Handel’s Alcina, an 18th-century baroque opera, will be set in a traveling carnival when it is presented March 2-5 by Lawrence University’s award-winning Opera Theatre program.
There will be clowns—14 of them, cut out of wood, one standing a massive 16 feet tall and 20 feet wide—and a tunnel of love, a house of horrors, and hall of mirrors, among other attractions, as the technical crew transforms Stansbury Theater into a magical and alluring space.
The opera is being directed by Copeland Woodruff, Lawrence’s director of opera studies and associate professor of music, in collaboration with music director and conductor Kristin Roach, assistant professor of music.
The opera, sung in Italian with music by Georg Frideric Handel, was originally set on a magical island created by Alcina, a seductress who lures her victims to the island before turning them into wild animals.
Woodruff and his students set out to reimagine that space.
“I was trying to find an environment that would excite the students and let them feel like they know the world they’re in,” Woodruff said. “We’re not just putting them in powdered wigs and high heels and hoping they’ll understand what 18th century life was like. We attempted to try to humanize it, so they can make a one-to-one connection with it.”
Not wanting to sanitize or romanticize the past, Woodruff said he was looking for a setting that would serve as a “literal attraction.” The traveling carnival came to mind.
“We thought it was a place that could be both enticing and seductive, but also dangerous,” he said.
That set the production team on a mission. Led by student designer August Hendrix, a sophomore theater arts major from Concord, California, and with guidance from technical director Austin Rose, the crew worked for months to create a visually stunning set.
Hendrix, who embraced the lead role, said the creative process intersected with a lot of things they’re drawn to.
“My favorite part of designing and building this set has been getting the opportunity to create something that is so aligned with a lot of my interests in the media I consume,” they said. “I really thrived being able to create something that rides the line of just slightly unsettling. I took a lot of inspiration from podcasts such as The Magnus Archives, Welcome to Night Vale, and Critical Role (Campaign Two).”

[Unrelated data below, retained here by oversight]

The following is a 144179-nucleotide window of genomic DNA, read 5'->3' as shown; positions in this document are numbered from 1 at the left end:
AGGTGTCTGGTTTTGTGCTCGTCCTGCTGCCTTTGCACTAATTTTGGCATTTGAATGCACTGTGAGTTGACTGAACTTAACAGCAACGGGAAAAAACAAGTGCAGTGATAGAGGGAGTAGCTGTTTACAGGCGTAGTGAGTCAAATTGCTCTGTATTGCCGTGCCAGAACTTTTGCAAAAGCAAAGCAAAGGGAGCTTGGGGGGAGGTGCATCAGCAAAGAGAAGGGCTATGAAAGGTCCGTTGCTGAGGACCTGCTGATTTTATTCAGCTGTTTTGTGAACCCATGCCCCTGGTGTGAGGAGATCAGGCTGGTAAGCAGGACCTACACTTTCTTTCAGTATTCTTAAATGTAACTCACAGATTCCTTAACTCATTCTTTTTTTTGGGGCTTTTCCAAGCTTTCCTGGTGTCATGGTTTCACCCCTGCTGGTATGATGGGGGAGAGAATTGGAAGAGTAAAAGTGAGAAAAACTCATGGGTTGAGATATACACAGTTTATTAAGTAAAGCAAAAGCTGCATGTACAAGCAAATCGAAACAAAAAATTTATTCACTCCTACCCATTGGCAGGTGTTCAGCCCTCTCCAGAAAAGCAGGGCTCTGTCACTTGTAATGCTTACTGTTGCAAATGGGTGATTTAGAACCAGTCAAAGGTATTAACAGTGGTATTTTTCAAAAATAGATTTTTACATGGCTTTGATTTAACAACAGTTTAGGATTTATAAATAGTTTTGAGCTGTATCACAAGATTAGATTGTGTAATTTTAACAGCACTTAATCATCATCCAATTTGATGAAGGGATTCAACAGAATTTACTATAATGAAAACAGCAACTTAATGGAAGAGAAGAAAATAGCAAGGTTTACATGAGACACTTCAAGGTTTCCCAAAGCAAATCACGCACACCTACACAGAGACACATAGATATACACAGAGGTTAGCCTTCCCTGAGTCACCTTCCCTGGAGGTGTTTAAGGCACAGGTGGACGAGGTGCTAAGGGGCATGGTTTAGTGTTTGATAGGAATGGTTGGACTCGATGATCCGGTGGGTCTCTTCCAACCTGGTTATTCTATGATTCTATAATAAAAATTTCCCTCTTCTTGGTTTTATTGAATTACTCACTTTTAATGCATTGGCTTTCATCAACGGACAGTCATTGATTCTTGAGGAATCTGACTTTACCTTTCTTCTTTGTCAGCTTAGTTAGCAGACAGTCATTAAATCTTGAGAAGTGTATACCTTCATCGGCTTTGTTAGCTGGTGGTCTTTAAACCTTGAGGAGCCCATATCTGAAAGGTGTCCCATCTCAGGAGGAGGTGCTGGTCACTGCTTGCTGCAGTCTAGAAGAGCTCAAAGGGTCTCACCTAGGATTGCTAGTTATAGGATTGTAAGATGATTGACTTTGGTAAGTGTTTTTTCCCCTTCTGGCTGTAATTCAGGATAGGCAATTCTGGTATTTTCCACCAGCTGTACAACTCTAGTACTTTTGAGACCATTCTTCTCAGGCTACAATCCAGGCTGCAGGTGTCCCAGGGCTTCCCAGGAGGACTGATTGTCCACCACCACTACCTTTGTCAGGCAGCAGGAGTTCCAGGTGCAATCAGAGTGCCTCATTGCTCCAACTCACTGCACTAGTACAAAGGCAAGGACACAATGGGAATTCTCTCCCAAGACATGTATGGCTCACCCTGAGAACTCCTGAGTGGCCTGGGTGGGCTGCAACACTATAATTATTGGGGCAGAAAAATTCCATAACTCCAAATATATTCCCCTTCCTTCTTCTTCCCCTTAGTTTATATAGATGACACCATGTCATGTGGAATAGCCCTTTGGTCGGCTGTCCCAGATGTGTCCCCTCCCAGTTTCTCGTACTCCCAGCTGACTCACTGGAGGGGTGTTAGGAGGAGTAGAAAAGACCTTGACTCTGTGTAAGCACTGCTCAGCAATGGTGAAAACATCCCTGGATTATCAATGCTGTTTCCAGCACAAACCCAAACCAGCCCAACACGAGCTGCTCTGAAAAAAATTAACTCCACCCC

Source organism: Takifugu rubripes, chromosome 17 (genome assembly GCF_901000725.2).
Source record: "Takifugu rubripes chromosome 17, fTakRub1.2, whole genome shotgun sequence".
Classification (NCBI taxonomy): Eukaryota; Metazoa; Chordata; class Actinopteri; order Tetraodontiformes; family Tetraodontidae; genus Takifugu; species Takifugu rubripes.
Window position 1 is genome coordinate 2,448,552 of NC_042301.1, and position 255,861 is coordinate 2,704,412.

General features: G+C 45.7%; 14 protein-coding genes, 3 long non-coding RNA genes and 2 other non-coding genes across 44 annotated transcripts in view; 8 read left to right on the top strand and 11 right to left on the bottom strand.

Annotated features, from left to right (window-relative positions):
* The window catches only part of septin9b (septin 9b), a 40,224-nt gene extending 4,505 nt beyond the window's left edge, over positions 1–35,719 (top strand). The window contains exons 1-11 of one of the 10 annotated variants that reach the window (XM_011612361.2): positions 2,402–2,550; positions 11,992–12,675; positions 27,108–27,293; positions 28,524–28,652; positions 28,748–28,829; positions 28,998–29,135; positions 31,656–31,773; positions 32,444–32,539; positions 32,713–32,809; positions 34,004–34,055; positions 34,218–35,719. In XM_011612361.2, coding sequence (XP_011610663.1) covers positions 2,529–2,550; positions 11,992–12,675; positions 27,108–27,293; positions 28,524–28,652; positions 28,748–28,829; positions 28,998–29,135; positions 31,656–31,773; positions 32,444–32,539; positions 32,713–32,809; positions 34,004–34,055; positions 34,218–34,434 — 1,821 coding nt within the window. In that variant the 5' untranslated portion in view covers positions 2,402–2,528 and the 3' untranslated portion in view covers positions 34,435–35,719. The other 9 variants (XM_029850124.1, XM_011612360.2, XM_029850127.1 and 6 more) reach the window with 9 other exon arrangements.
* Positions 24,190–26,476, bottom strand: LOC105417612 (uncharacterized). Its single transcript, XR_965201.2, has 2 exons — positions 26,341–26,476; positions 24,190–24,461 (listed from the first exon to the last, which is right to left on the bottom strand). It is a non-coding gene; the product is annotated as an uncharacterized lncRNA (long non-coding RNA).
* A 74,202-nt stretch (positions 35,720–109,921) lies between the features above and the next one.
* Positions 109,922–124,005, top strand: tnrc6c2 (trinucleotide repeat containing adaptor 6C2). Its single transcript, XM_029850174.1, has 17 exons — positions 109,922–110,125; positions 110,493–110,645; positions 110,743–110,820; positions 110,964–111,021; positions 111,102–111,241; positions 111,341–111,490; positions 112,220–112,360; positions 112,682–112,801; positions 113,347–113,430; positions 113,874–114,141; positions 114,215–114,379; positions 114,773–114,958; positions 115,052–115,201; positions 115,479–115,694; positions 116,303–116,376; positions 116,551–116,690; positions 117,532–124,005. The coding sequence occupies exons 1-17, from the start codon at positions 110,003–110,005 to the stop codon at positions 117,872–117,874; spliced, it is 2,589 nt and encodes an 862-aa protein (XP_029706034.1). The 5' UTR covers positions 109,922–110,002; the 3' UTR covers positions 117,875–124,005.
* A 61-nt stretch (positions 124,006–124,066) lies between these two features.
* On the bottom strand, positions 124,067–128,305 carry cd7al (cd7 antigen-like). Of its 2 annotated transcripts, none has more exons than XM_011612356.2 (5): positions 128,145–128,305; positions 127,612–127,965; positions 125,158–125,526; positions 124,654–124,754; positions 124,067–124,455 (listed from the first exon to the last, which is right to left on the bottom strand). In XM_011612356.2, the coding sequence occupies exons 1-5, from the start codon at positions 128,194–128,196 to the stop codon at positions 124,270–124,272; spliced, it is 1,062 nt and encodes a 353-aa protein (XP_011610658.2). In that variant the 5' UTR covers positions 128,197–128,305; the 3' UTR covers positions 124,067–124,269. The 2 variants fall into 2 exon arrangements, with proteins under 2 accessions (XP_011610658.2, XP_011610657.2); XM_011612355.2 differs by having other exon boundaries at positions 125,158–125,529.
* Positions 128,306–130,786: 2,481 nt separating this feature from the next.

In addition to the massive clown, whose mouth serves as both a welcoming and potentially fright-filled cave entrance, the Alcina set includes:
- 13 additional clowns, each slightly different than the next.
- A wagon motif inspired by tarot cards.
- 15 colors used in the painting—often repeating the same color for different set pieces.
“This is a very large production where every element needed to be hand drawn, cut, and painted,” Rose said.
Seeing it all come together has been a thrill.
“We are excited about sharing the world we have created with the audience,” Rose said. “We hope the little details are picked up on. There are so many symbols and motifs that are important to the student designers and workers thrown into this set design.”
In Lawrence's opera studies program, you will combine technique-building workshops with productions to hone skills as a singing actor.
As for the clowns, well, Rose is hopeful they’ll be well received.
“We hope that the clowns aren’t too disturbing for anyone,” he said, “and that the fun we have had building this world translates through the production.”
The Opera Theatre program, which has received multiple honors from the National Opera Association and has been the recipient of American Prize awards several times in recent years, performs one main-stage production each year, as well as a series of opera scenes throughout the academic year.
The lead role of Alcina will be played by Lily Nittler on Thursday and Saturday and Caroline Huber on Friday and Sunday; her love, Ruggiero, will be played by Quinn Vincent on Thursday and Saturday and Casey Joan Kollman on Friday and Sunday. In all, 20 students fill out the cast and chorus, plus another 25 in the orchestra.
“I’m thrilled that they’ve been able to tackle something like Handel, which is extremely difficult,” Woodruff said. “I think they’re doing a beautiful job with it.”
If you go: Handel’s Alcina will be presented at 7:30 p.m. March 2-4 and 3 p.m. March 5 in Stansbury Theater inside the Music-Drama Center. Tickets are $15 for adults, $10 for seniors, $8 for non-LU students; Lawrence students, faculty, and staff receive two free tickets with an LU ID presented at the box office while supplies last. Lawrence’s box office can be reached at email@example.com or by calling 920-832-6749.